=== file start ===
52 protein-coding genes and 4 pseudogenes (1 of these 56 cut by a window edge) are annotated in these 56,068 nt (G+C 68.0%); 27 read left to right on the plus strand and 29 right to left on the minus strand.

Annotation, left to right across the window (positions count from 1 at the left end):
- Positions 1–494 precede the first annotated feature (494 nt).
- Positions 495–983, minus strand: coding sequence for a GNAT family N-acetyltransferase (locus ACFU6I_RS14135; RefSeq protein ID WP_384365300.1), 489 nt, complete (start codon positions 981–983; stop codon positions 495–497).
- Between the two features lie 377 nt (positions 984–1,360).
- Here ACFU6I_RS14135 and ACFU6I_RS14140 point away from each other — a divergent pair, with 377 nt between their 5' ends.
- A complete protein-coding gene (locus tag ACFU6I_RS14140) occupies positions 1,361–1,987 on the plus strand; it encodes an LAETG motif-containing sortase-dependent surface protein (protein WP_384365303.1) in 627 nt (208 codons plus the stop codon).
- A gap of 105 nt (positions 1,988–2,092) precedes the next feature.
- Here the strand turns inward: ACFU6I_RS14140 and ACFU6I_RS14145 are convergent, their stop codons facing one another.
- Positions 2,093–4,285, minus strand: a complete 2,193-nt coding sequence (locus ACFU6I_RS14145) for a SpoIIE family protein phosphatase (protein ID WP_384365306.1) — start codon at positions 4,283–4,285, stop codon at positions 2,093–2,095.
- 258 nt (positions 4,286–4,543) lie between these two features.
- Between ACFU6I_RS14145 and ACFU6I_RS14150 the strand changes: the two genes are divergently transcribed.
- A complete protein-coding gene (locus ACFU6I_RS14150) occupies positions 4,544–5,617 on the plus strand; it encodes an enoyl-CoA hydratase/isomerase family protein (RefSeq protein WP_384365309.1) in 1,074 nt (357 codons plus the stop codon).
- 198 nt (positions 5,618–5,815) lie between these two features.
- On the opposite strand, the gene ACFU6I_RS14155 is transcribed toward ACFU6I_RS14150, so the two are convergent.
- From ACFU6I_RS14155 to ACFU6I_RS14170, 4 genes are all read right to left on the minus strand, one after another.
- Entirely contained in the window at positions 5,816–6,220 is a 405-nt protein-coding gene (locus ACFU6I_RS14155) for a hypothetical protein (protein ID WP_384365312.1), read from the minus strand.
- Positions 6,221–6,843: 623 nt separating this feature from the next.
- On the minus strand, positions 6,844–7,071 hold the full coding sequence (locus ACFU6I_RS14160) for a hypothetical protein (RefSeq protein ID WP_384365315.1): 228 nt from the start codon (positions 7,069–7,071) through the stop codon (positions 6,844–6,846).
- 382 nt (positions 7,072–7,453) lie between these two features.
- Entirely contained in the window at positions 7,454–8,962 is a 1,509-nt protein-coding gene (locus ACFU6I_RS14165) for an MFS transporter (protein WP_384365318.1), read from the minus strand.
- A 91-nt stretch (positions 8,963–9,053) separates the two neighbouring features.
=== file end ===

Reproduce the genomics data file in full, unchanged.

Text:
52 protein-coding genes and 4 pseudogenes (1 of these 56 cut by a window edge) are annotated in these 56,068 nt (G+C 68.0%); 27 read left to right on the plus strand and 29 right to left on the minus strand.

Annotation, left to right across the window (positions count from 1 at the left end):
- Positions 1–494 precede the first annotated feature (494 nt).
- Positions 495–983, minus strand: coding sequence for a GNAT family N-acetyltransferase (locus ACFU6I_RS14135; RefSeq protein ID WP_384365300.1), 489 nt, complete (start codon positions 981–983; stop codon positions 495–497).
- Between the two features lie 377 nt (positions 984–1,360).
- Here ACFU6I_RS14135 and ACFU6I_RS14140 point away from each other — a divergent pair, with 377 nt between their 5' ends.
- A complete protein-coding gene (locus tag ACFU6I_RS14140) occupies positions 1,361–1,987 on the plus strand; it encodes an LAETG motif-containing sortase-dependent surface protein (protein WP_384365303.1) in 627 nt (208 codons plus the stop codon).
- A gap of 105 nt (positions 1,988–2,092) precedes the next feature.
- Here the strand turns inward: ACFU6I_RS14140 and ACFU6I_RS14145 are convergent, their stop codons facing one another.
- Positions 2,093–4,285, minus strand: a complete 2,193-nt coding sequence (locus ACFU6I_RS14145) for a SpoIIE family protein phosphatase (protein ID WP_384365306.1) — start codon at positions 4,283–4,285, stop codon at positions 2,093–2,095.
- 258 nt (positions 4,286–4,543) lie between these two features.
- Between ACFU6I_RS14145 and ACFU6I_RS14150 the strand changes: the two genes are divergently transcribed.
- A complete protein-coding gene (locus ACFU6I_RS14150) occupies positions 4,544–5,617 on the plus strand; it encodes an enoyl-CoA hydratase/isomerase family protein (RefSeq protein WP_384365309.1) in 1,074 nt (357 codons plus the stop codon).
- 198 nt (positions 5,618–5,815) lie between these two features.
- On the opposite strand, the gene ACFU6I_RS14155 is transcribed toward ACFU6I_RS14150, so the two are convergent.
- From ACFU6I_RS14155 to ACFU6I_RS14170, 4 genes are all read right to left on the minus strand, one after another.
- Entirely contained in the window at positions 5,816–6,220 is a 405-nt protein-coding gene (locus ACFU6I_RS14155) for a hypothetical protein (protein ID WP_384365312.1), read from the minus strand.
- Positions 6,221–6,843: 623 nt separating this feature from the next.
- On the minus strand, positions 6,844–7,071 hold the full coding sequence (locus ACFU6I_RS14160) for a hypothetical protein (RefSeq protein ID WP_384365315.1): 228 nt from the start codon (positions 7,069–7,071) through the stop codon (positions 6,844–6,846).
- 382 nt (positions 7,072–7,453) lie between these two features.
- Entirely contained in the window at positions 7,454–8,962 is a 1,509-nt protein-coding gene (locus ACFU6I_RS14165) for an MFS transporter (protein WP_384365318.1), read from the minus strand.
- A 91-nt stretch (positions 8,963–9,053) separates the two neighbouring features.